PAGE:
Surprise in Japan
As they got ready to depart, the prime minister called several top-level Japanese officials to give them the following message.
"I'm about to pay a visit to Ukraine to meet with President (Volodymyr) Zelenskyy. I'm calling you just before our departure."
Apparently, Kishida waited to land before making contact because of the risk of his aircraft being shot down.
Around 11:30 AM Japan time on March 21, the news was revealed by media outlets including The Sankei Shimbun. Stories based on interviews they had conducted were filed after the train carrying the prime minister and his aides had crossed the border into Ukraine.
However, at this stage, the news was a total surprise to Japanese Foreign Ministry officials in New Delhi. Several of them were contacted to confirm the reports. All they could say was, "We are now confirming the whereabouts of the Prime Minister."
"Did the Prime Minister really go? We have not been told anything. What on earth is going on?" Some Foreign Ministry officials were irate at being left in the dark. The atmosphere at the hotel in New Delhi where the press corps and the Foreign Ministry officials were based even became strained for a time.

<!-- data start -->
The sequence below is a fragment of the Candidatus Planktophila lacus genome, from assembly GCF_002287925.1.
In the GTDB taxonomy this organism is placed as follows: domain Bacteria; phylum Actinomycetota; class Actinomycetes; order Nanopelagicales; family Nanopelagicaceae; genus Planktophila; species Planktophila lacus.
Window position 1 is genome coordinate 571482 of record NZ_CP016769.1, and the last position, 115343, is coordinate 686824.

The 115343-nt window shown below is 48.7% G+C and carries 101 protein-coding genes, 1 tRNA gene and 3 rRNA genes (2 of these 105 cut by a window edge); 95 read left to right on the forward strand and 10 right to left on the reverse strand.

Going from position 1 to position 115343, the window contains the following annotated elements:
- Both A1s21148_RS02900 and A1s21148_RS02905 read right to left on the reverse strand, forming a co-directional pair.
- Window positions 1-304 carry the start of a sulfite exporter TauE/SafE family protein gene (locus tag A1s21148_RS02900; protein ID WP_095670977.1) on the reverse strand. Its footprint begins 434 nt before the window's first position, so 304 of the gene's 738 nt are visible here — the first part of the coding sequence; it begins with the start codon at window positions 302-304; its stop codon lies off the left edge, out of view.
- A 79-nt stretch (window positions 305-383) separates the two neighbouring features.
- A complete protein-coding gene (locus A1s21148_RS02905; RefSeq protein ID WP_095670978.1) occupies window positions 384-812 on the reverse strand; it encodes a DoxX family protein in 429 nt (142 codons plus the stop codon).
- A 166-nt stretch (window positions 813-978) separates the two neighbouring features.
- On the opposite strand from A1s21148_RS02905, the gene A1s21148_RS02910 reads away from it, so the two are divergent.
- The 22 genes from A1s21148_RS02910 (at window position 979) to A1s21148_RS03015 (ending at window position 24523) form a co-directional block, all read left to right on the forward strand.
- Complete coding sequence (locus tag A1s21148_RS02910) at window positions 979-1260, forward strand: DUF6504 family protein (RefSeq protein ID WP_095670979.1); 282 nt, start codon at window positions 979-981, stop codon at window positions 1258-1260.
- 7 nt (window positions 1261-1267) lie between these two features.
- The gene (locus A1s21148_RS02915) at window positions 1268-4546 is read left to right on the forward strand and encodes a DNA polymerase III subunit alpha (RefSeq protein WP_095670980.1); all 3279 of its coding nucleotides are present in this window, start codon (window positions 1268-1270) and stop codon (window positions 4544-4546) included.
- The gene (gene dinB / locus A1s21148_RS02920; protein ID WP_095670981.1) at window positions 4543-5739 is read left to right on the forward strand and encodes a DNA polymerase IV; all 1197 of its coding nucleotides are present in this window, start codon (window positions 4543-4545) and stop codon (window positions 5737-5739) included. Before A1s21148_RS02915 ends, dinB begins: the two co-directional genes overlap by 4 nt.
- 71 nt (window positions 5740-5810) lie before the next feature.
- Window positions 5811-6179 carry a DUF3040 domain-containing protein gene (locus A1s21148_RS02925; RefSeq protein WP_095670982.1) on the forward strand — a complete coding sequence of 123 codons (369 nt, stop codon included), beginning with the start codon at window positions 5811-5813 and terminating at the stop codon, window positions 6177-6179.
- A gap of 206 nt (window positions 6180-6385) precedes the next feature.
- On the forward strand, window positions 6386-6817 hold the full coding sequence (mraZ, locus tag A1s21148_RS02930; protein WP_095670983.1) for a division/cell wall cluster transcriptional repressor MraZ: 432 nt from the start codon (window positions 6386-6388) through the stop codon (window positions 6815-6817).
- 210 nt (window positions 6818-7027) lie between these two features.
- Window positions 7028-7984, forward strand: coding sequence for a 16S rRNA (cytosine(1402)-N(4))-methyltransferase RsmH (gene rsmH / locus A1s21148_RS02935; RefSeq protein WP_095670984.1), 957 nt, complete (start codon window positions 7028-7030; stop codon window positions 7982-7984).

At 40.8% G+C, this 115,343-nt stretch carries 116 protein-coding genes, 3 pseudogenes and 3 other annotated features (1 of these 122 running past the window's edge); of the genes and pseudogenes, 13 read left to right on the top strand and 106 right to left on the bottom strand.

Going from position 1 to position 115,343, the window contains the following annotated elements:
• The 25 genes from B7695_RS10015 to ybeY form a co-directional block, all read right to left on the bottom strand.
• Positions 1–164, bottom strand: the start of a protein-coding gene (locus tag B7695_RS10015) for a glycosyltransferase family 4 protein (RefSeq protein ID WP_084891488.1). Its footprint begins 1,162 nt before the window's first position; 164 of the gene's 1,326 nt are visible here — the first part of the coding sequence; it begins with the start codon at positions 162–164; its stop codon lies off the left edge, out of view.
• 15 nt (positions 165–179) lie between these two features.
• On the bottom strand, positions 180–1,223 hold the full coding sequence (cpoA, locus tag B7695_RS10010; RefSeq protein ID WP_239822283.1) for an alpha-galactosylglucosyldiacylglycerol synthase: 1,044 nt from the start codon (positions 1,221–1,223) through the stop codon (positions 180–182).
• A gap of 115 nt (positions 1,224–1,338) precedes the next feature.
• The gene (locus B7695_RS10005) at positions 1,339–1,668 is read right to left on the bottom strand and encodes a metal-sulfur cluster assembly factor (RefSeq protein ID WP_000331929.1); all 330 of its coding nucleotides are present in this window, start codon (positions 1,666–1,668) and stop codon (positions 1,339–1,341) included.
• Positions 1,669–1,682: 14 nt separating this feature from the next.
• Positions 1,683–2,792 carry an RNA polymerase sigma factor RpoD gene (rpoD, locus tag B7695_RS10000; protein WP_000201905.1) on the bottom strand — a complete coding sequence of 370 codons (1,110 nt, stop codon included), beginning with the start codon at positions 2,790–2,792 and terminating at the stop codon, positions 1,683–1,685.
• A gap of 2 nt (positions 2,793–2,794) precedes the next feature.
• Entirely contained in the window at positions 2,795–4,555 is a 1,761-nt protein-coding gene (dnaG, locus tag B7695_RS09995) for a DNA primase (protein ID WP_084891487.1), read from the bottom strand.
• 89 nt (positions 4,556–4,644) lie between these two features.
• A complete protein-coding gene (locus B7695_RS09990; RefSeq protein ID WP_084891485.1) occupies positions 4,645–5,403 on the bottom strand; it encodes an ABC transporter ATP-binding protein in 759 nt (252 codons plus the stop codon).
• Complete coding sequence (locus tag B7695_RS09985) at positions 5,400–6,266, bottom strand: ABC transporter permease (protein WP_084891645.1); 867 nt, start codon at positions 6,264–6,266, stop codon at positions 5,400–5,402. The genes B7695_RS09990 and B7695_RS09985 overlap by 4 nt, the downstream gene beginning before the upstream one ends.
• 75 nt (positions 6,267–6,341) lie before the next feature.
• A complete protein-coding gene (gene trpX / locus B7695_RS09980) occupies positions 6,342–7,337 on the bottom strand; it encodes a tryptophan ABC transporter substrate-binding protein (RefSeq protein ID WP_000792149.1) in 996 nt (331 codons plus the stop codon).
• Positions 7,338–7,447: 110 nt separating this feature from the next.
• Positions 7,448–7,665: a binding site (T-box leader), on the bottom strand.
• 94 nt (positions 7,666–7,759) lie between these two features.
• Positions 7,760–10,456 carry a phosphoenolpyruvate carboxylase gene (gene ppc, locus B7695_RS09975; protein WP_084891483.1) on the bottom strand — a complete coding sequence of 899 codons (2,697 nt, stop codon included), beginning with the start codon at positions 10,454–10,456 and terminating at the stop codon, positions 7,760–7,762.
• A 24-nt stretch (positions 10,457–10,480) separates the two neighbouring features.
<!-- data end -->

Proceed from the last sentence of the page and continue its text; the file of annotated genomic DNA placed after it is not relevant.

In the end, government officials and reporters alike boarded the government plane minus the prime minister and returned to Japan as scheduled.
SDF and Personnel Not Invited
It was expected that after the Prime Minister reached Kyiv, he would be guarded by local military and police authorities and meet with President Zelenskyy. This was the case with other G7 leaders.
According to government sources, no Self-Defense Force (SDF) personnel accompanied Kishida. In fact, there is no legal basis in Japan to dispatch SDF troops to a foreign land to guard the prime minister.
Of greatest concern related to the Kyiv trip was guaranteeing the prime minister's safety. Japan does not belong to NATO. And it cannot match other G7 members in terms of collecting and analyzing local security information.